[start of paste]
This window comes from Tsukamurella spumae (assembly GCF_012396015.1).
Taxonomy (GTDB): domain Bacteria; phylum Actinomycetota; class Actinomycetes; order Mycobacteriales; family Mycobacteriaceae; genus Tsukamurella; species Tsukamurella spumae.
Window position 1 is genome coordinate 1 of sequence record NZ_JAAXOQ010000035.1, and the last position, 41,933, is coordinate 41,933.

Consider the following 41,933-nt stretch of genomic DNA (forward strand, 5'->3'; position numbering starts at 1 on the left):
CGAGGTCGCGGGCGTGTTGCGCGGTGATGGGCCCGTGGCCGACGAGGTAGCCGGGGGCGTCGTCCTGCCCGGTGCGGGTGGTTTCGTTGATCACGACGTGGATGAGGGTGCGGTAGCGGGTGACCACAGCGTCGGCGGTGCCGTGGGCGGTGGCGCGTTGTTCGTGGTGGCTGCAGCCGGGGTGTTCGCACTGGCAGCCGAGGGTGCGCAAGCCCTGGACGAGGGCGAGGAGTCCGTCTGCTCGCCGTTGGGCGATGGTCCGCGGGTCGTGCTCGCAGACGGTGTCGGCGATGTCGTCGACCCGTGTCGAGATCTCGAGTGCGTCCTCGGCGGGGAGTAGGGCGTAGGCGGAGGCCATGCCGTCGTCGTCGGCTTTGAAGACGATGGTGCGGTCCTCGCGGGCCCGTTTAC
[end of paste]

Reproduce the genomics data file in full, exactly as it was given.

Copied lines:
This window comes from Tsukamurella spumae (assembly GCF_012396015.1).
Taxonomy (GTDB): domain Bacteria; phylum Actinomycetota; class Actinomycetes; order Mycobacteriales; family Mycobacteriaceae; genus Tsukamurella; species Tsukamurella spumae.
Window position 1 is genome coordinate 1 of sequence record NZ_JAAXOQ010000035.1, and the last position, 41,933, is coordinate 41,933.

Consider the following 41,933-nt stretch of genomic DNA (forward strand, 5'->3'; position numbering starts at 1 on the left):
CGAGGTCGCGGGCGTGTTGCGCGGTGATGGGCCCGTGGCCGACGAGGTAGCCGGGGGCGTCGTCCTGCCCGGTGCGGGTGGTTTCGTTGATCACGACGTGGATGAGGGTGCGGTAGCGGGTGACCACAGCGTCGGCGGTGCCGTGGGCGGTGGCGCGTTGTTCGTGGTGGCTGCAGCCGGGGTGTTCGCACTGGCAGCCGAGGGTGCGCAAGCCCTGGACGAGGGCGAGGAGTCCGTCTGCTCGCCGTTGGGCGATGGTCCGCGGGTCGTGCTCGCAGACGGTGTCGGCGATGTCGTCGACCCGTGTCGAGATCTCGAGTGCGTCCTCGGCGGGGAGTAGGGCGTAGGCGGAGGCCATGCCGTCGTCGTCGGCTTTGAAGACGATGGTGCGGTCCTCGCGGGCCCGTTTAC